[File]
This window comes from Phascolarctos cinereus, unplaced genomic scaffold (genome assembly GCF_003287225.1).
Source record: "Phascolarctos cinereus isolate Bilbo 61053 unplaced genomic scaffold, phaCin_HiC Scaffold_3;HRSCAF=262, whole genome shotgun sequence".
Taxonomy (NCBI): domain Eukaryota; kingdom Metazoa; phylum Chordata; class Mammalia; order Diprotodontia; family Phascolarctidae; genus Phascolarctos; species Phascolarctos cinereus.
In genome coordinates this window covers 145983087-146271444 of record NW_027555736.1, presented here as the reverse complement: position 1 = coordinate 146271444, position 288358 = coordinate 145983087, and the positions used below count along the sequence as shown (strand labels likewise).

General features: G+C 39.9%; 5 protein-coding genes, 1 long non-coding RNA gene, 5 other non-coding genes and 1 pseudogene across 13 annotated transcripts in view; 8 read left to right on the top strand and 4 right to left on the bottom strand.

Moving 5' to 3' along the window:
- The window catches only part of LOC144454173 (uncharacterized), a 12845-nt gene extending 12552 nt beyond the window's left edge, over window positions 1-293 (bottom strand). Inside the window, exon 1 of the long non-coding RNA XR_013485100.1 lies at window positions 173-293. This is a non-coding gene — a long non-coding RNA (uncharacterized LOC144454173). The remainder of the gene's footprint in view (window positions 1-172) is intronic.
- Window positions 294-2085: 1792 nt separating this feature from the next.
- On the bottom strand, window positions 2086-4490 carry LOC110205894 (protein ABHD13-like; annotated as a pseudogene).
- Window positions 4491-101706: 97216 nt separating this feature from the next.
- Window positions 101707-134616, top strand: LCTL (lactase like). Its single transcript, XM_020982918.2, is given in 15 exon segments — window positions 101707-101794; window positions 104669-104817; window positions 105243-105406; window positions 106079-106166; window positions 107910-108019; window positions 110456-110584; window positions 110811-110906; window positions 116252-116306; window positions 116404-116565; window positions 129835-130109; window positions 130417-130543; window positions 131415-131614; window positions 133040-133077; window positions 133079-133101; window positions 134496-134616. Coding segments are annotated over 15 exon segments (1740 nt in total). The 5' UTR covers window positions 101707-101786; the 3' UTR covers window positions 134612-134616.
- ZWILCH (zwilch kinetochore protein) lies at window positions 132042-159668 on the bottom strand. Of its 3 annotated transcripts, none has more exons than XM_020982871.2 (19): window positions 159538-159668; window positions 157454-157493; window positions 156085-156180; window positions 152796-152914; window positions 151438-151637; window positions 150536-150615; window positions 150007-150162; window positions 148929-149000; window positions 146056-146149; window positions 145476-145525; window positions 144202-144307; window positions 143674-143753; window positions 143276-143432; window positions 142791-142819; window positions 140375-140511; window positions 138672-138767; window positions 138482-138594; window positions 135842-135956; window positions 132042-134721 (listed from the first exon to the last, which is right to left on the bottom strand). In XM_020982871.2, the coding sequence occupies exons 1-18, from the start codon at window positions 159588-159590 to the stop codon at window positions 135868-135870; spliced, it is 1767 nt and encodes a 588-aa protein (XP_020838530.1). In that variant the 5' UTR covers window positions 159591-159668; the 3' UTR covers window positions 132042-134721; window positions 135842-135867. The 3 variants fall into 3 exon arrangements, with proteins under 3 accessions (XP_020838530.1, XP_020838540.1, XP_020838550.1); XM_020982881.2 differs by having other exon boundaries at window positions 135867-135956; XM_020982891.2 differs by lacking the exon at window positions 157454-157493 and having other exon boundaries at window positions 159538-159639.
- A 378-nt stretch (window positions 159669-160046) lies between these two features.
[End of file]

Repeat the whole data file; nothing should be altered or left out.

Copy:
This window comes from Phascolarctos cinereus, unplaced genomic scaffold (genome assembly GCF_003287225.1).
Source record: "Phascolarctos cinereus isolate Bilbo 61053 unplaced genomic scaffold, phaCin_HiC Scaffold_3;HRSCAF=262, whole genome shotgun sequence".
Taxonomy (NCBI): domain Eukaryota; kingdom Metazoa; phylum Chordata; class Mammalia; order Diprotodontia; family Phascolarctidae; genus Phascolarctos; species Phascolarctos cinereus.
In genome coordinates this window covers 145983087-146271444 of record NW_027555736.1, presented here as the reverse complement: position 1 = coordinate 146271444, position 288358 = coordinate 145983087, and the positions used below count along the sequence as shown (strand labels likewise).

General features: G+C 39.9%; 5 protein-coding genes, 1 long non-coding RNA gene, 5 other non-coding genes and 1 pseudogene across 13 annotated transcripts in view; 8 read left to right on the top strand and 4 right to left on the bottom strand.

Moving 5' to 3' along the window:
- The window catches only part of LOC144454173 (uncharacterized), a 12845-nt gene extending 12552 nt beyond the window's left edge, over window positions 1-293 (bottom strand). Inside the window, exon 1 of the long non-coding RNA XR_013485100.1 lies at window positions 173-293. This is a non-coding gene — a long non-coding RNA (uncharacterized LOC144454173). The remainder of the gene's footprint in view (window positions 1-172) is intronic.
- Window positions 294-2085: 1792 nt separating this feature from the next.
- On the bottom strand, window positions 2086-4490 carry LOC110205894 (protein ABHD13-like; annotated as a pseudogene).
- Window positions 4491-101706: 97216 nt separating this feature from the next.
- Window positions 101707-134616, top strand: LCTL (lactase like). Its single transcript, XM_020982918.2, is given in 15 exon segments — window positions 101707-101794; window positions 104669-104817; window positions 105243-105406; window positions 106079-106166; window positions 107910-108019; window positions 110456-110584; window positions 110811-110906; window positions 116252-116306; window positions 116404-116565; window positions 129835-130109; window positions 130417-130543; window positions 131415-131614; window positions 133040-133077; window positions 133079-133101; window positions 134496-134616. Coding segments are annotated over 15 exon segments (1740 nt in total). The 5' UTR covers window positions 101707-101786; the 3' UTR covers window positions 134612-134616.
- ZWILCH (zwilch kinetochore protein) lies at window positions 132042-159668 on the bottom strand. Of its 3 annotated transcripts, none has more exons than XM_020982871.2 (19): window positions 159538-159668; window positions 157454-157493; window positions 156085-156180; window positions 152796-152914; window positions 151438-151637; window positions 150536-150615; window positions 150007-150162; window positions 148929-149000; window positions 146056-146149; window positions 145476-145525; window positions 144202-144307; window positions 143674-143753; window positions 143276-143432; window positions 142791-142819; window positions 140375-140511; window positions 138672-138767; window positions 138482-138594; window positions 135842-135956; window positions 132042-134721 (listed from the first exon to the last, which is right to left on the bottom strand). In XM_020982871.2, the coding sequence occupies exons 1-18, from the start codon at window positions 159588-159590 to the stop codon at window positions 135868-135870; spliced, it is 1767 nt and encodes a 588-aa protein (XP_020838530.1). In that variant the 5' UTR covers window positions 159591-159668; the 3' UTR covers window positions 132042-134721; window positions 135842-135867. The 3 variants fall into 3 exon arrangements, with proteins under 3 accessions (XP_020838530.1, XP_020838540.1, XP_020838550.1); XM_020982881.2 differs by having other exon boundaries at window positions 135867-135956; XM_020982891.2 differs by lacking the exon at window positions 157454-157493 and having other exon boundaries at window positions 159538-159639.
- A 378-nt stretch (window positions 159669-160046) lies between these two features.